Abhilasha Bora
Aug 23, 2011

Now video cameras provide second sight!


Second Sight Medical Products, Inc., a Californian company recently obtained a patent vide Patent No. 8,000,000 on a technology aimed at helping the blind see light and shapes through the use of tiny video cameras. It is concerned with a visual apparatus and a method for creation of artificial vision. In particular, the present disclosure provides an interface and method for controlling a visual prosthesis (i.e. device) implanted in an individual patient (i.e. subject) to create artificial vision.


The technology involves a video camera and a signals processor. The video camera records the images it sees and then the signals processor takes the video feed and converts it into electronic signals that mimic normal stimulation patterns for the eye. 


Although this aspect is clear, it is still difficult to understand from the patent description as to how the human brain would intercept the signals received from the video camera and convert them into visual signals to perform the function of a human eye. Although it is claimed that the video camera sends a stimulating impulse to neural tissue in a subject's eye.


The invention is hinged upon the fact that a neural tissue can be artificially stimulated and activated by prosthetic devices that pass pulses of electrical current through electrodes on such a device. The passage of current causes changes in electrical potentials across visual neuronal membranes, which can initiate visual neuron action potentials, which are the means of information transfer in the nervous system. Based on this mechanism, it is possible to input information into the nervous system by coding the information as a sequence of electrical pulses which are relayed to the nervous system via the prosthetic device. In this way, it is possible to provide artificial sensations including vision.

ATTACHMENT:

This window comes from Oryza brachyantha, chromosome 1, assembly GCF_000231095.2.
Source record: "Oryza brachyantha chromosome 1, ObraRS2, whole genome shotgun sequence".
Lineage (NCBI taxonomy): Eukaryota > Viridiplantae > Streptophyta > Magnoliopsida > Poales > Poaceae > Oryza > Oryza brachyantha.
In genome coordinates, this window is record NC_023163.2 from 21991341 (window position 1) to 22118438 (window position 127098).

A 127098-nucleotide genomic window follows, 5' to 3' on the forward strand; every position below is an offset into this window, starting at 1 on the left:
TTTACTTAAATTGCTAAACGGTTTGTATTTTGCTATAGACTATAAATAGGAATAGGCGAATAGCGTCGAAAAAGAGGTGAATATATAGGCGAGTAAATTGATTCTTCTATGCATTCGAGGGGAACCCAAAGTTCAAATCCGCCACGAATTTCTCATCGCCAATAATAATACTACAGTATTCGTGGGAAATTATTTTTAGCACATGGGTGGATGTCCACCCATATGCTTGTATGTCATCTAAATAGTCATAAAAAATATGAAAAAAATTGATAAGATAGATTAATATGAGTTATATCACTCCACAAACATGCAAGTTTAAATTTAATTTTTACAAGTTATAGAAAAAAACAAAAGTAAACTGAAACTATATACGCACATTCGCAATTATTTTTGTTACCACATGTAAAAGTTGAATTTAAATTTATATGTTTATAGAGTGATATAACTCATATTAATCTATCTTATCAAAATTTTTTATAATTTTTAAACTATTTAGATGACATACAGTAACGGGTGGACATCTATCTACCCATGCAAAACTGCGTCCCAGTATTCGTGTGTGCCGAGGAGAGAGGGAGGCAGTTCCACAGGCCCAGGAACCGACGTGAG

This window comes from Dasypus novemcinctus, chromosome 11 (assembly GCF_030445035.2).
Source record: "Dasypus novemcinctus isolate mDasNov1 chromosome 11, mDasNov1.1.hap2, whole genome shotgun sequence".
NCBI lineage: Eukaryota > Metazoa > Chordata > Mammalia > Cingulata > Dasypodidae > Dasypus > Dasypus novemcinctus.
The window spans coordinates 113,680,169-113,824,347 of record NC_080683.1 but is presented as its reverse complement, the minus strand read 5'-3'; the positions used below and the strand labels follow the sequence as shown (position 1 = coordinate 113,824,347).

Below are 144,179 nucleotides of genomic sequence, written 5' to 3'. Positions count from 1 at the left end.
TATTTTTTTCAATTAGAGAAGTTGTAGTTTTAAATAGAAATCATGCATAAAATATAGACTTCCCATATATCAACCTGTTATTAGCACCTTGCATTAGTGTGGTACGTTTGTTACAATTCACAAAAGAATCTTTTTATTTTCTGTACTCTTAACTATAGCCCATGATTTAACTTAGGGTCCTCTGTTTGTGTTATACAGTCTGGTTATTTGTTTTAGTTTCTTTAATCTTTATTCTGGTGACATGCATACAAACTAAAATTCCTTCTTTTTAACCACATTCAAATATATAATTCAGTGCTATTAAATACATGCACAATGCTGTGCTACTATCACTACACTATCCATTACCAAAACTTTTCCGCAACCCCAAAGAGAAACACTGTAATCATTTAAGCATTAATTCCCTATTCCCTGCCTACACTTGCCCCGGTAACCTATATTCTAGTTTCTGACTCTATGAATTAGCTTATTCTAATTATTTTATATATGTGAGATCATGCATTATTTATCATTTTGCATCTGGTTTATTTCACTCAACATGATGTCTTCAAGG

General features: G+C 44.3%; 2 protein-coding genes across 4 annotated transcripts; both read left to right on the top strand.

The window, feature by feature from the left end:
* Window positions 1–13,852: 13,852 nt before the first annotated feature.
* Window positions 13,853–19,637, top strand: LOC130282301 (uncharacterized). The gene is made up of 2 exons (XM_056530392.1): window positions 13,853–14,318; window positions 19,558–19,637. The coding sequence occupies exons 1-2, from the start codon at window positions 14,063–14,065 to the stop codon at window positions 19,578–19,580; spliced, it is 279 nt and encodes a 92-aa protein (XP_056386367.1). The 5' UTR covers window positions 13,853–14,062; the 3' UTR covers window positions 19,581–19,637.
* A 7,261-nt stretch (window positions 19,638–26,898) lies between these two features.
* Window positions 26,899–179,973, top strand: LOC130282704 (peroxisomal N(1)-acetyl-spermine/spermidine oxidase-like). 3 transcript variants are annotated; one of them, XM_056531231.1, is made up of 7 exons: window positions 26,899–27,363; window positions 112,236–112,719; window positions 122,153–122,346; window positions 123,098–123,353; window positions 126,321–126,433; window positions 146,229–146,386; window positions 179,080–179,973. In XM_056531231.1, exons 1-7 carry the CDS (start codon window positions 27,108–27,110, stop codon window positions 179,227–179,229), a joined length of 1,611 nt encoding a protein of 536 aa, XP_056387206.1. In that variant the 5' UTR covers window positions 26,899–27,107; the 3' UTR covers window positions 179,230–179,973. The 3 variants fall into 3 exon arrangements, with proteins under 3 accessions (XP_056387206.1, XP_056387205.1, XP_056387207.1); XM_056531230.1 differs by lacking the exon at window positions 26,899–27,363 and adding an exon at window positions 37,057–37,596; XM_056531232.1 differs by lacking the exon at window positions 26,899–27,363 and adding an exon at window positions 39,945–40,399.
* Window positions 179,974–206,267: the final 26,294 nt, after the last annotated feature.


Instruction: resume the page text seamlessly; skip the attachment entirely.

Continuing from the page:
Second Sight has 90 issued U.S. patents surrounding technology associated with sight restoration for the blind and treatment of a variety of other medical conditions,” said Robert Greenberg, president and CEO of Second Sight.


But Patent No. 8,000,000 specifically serves those who suffer blindness due to outer retinal degeneration by enhancing their visual perception.


Another interesting fact about this patent grant is that it is the 8 millionth patent granted by the USPTO, the pace of growing innovation.


Although Second Sight gets the patent, the research was at least partially paid by the U.S. Government. According to a USPTO press release, the device is currently undergoing U.S. clinical trials, and it has been approved for sale in Europe. The invention uses electrical stimulation of the retina to produce the visual perception of patterns of light.


“This kind of innovation is a driver of our nation’s economic growth and job creation,” said Under Secretary of Commerce for Intellectual Property and Director of the USPTO David Kappos. It is fitting that the 8,000,000th patent is for video processing and biomedical engineering, two fields that are rapidly advancing, important technologies in the 21st century.

Though we can’t say with much certainty whether this invention is a breakthrough of a kind since there have been few claims in the past of being able to provide vision with the aid of video camera implanted or synchronized with the brain cells[1].